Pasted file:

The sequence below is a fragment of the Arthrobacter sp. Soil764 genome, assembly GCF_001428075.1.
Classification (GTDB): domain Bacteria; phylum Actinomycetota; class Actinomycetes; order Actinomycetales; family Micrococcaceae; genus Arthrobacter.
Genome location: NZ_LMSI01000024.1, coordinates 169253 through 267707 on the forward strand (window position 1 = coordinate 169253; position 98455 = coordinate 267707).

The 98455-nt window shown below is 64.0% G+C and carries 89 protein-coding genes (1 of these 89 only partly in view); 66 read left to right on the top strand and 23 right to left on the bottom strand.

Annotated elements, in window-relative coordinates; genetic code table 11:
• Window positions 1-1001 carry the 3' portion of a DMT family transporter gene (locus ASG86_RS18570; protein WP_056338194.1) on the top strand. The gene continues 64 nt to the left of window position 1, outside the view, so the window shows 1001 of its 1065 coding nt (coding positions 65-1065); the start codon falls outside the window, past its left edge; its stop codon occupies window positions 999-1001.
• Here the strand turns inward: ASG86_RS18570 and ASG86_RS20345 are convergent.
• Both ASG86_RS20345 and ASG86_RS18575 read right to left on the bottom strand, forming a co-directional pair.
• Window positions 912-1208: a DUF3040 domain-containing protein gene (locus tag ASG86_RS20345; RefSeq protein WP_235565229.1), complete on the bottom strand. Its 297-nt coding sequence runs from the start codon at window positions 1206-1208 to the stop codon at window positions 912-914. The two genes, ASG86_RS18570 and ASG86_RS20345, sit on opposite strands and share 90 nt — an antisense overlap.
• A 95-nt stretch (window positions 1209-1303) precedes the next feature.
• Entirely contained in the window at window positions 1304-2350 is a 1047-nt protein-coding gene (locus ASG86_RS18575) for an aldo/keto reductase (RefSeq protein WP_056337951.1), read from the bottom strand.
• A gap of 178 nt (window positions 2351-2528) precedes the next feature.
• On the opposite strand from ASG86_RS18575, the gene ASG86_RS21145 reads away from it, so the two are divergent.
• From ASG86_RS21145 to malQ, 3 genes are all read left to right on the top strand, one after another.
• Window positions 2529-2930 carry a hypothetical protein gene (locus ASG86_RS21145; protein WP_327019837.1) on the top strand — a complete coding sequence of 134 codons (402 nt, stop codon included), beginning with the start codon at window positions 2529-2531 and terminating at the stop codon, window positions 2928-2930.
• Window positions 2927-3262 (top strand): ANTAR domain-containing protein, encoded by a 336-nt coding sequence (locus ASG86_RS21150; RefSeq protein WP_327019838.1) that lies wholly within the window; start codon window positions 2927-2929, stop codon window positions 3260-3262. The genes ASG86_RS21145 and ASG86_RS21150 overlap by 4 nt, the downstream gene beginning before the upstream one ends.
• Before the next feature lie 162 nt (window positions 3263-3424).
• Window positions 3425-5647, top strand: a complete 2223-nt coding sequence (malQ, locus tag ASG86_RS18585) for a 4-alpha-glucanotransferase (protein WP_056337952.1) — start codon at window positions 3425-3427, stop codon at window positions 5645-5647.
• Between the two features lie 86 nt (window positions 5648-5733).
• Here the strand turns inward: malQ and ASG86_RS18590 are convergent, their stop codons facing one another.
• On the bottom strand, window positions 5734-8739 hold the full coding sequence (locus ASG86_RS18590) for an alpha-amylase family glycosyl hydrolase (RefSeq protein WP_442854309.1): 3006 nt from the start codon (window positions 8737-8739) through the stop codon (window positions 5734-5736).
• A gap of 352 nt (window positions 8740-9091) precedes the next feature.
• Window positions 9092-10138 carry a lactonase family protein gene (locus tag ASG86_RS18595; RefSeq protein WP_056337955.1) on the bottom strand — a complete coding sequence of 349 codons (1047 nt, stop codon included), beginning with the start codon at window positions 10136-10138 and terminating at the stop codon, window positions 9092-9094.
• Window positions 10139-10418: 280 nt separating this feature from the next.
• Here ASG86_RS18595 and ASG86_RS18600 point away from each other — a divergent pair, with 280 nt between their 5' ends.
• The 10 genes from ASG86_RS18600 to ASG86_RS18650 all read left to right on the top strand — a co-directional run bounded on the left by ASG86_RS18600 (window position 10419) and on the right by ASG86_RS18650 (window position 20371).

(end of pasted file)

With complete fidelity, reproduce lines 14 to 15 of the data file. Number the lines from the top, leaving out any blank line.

• From ASG86_RS21145 to malQ, 3 genes are all read left to right on the top strand, one after another.
• Window positions 2529-2930 carry a hypothetical protein gene (locus ASG86_RS21145; protein WP_327019837.1) on the top strand — a complete coding sequence of 134 codons (402 nt, stop codon included), beginning with the start codon at window positions 2529-2531 and terminating at the stop codon, window positions 2928-2930.